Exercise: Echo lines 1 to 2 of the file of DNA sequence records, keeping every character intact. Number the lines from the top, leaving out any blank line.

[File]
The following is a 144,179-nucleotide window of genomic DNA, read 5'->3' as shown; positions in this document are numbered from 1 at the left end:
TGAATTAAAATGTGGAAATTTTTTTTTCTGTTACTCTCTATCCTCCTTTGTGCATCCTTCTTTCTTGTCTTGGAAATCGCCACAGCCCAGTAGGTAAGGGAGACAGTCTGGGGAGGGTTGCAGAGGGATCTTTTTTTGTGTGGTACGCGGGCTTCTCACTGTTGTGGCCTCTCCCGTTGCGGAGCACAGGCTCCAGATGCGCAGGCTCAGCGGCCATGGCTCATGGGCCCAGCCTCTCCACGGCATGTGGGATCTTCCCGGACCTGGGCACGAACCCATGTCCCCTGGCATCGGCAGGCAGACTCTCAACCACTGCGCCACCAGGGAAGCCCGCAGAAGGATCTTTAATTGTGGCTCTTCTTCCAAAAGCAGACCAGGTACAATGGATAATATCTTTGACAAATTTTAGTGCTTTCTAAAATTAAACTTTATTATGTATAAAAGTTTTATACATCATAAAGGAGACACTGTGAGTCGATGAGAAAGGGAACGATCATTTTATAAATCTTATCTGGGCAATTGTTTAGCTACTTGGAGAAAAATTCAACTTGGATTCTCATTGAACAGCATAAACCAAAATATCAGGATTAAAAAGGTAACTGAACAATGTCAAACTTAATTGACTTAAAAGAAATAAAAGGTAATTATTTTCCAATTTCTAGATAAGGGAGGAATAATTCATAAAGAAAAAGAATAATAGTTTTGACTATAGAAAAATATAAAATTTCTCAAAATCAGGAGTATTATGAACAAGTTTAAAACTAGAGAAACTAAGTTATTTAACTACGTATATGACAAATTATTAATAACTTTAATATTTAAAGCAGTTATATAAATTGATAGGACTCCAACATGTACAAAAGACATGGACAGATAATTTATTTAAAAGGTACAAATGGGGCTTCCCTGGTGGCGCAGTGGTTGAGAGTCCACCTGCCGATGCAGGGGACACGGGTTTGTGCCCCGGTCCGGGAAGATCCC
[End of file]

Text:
The following is a 144,179-nucleotide window of genomic DNA, read 5'->3' as shown; positions in this document are numbered from 1 at the left end:
TGAATTAAAATGTGGAAATTTTTTTTTCTGTTACTCTCTATCCTCCTTTGTGCATCCTTCTTTCTTGTCTTGGAAATCGCCACAGCCCAGTAGGTAAGGGAGACAGTCTGGGGAGGGTTGCAGAGGGATCTTTTTTTGTGTGGTACGCGGGCTTCTCACTGTTGTGGCCTCTCCCGTTGCGGAGCACAGGCTCCAGATGCGCAGGCTCAGCGGCCATGGCTCATGGGCCCAGCCTCTCCACGGCATGTGGGATCTTCCCGGACCTGGGCACGAACCCATGTCCCCTGGCATCGGCAGGCAGACTCTCAACCACTGCGCCACCAGGGAAGCCCGCAGAAGGATCTTTAATTGTGGCTCTTCTTCCAAAAGCAGACCAGGTACAATGGATAATATCTTTGACAAATTTTAGTGCTTTCTAAAATTAAACTTTATTATGTATAAAAGTTTTATACATCATAAAGGAGACACTGTGAGTCGATGAGAAAGGGAACGATCATTTTATAAATCTTATCTGGGCAATTGTTTAGCTACTTGGAGAAAAATTCAACTTGGATTCTCATTGAACAGCATAAACCAAAATATCAGGATTAAAAAGGTAACTGAACAATGTCAAACTTAATTGACTTAAAAGAAATAAAAGGTAATTATTTTCCAATTTCTAGATAAGGGAGGAATAATTCATAAAGAAAAAGAATAATAGTTTTGACTATAGAAAAATATAAAATTTCTCAAAATCAGGAGTATTATGAACAAGTTTAAAACTAGAGAAACTAAGTTATTTAACTACGTATATGACAAATTATTAATAACTTTAATATTTAAAGCAGTTATATAAATTGATAGGACTCCAACATGTACAAAAGACATGGACAGATAATTTATTTAAAAGGTACAAATGGGGCTTCCCTGGTGGCGCAGTGGTTGAGAGTCCACCTGCCGATGCAGGGGACACGGGTTTGTGCCCCGGTCCGGGAAGATCCC